For use in determining fitness score for a string according to the selected values of one or more selected attributes, the method may include (1) for each term in the string, determining whether that term matches a term that is attribute- specific for a selected attribute; (2) assigning to each matched term, a selectivity value related to the occurrence of that term in the texts of a library of texts related to that attribute relative to the occurrence of the same term in one or more different libraries of texts, and (3) adding the selectivity values for all of the matched terms in the string.
For generating combinations of texts that represent candidate novel concepts related to two or more different selected classes, the step of generating strings may include constructing a library of texts related to each of the two or more selected classes, identifying, for each of the selected classes, a set of word and/or word-group terms that are descriptive of that class, constructing combinations of terms from each of the class-specific sets of terms to produce class-specific subcombination strings of terms, each with a given number of terms; and constructing combinations of strings from the class-specific subcombinations of strings. The step of producing high-fitness strings may include the steps of selecting pairs of strings, and randomly exchanging terms or segments of strings between the associated class-specific subcombinations of terms strings in a pair. The fitness score for a string may include, for each pair of terms within a class-specific subcombination of terms in the string, determining a term-correlation value related to the number occurrence of that pair of terms in a selected library of texts, and for each pair of terms within two class-specific subcombinations of terms in the string, determining a term- correlation value related to the number occurrence of that pair of terms in the same or a different selected libraries of texts, and adding the term-correlation values for all pairs of terms in the string.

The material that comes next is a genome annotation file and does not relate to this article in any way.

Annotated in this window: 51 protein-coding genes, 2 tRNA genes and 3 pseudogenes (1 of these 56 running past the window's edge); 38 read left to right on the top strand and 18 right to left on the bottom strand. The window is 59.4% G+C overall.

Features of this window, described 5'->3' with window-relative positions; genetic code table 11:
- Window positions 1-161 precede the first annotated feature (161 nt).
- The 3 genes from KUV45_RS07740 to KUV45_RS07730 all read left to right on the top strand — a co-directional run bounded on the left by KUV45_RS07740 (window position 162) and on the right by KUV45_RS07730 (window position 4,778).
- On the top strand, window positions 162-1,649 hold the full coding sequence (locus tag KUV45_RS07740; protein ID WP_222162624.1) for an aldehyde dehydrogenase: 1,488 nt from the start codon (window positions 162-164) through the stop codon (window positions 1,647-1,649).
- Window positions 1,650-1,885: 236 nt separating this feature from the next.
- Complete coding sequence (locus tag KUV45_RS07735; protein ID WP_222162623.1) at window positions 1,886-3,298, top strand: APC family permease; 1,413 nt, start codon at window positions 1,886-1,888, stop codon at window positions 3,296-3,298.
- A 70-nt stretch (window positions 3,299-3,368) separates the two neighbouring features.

The string selection steps may be repeated until the difference in a fitness score related to the fitness score or one or more of the highest-score strings between successive repetitions of the selection is less than a selected value. The step of identifying texts may include (1) searching a database of texts, to identify a primary group of texts having highest term match scores with a first subset of the terms in said string, (2) searching a database of texts, to identify a secondary group of texts having the highest term match scores with a second subset of said terms, where said first and second subsets are at least partially complementary with respect to the terms in said string, (3) generating pairs of texts containing a text from the primary group of texts and a different text from the secondary group of texts, and (4) selecting for presentation to the user, those pairs of texts that have highest overlap scores.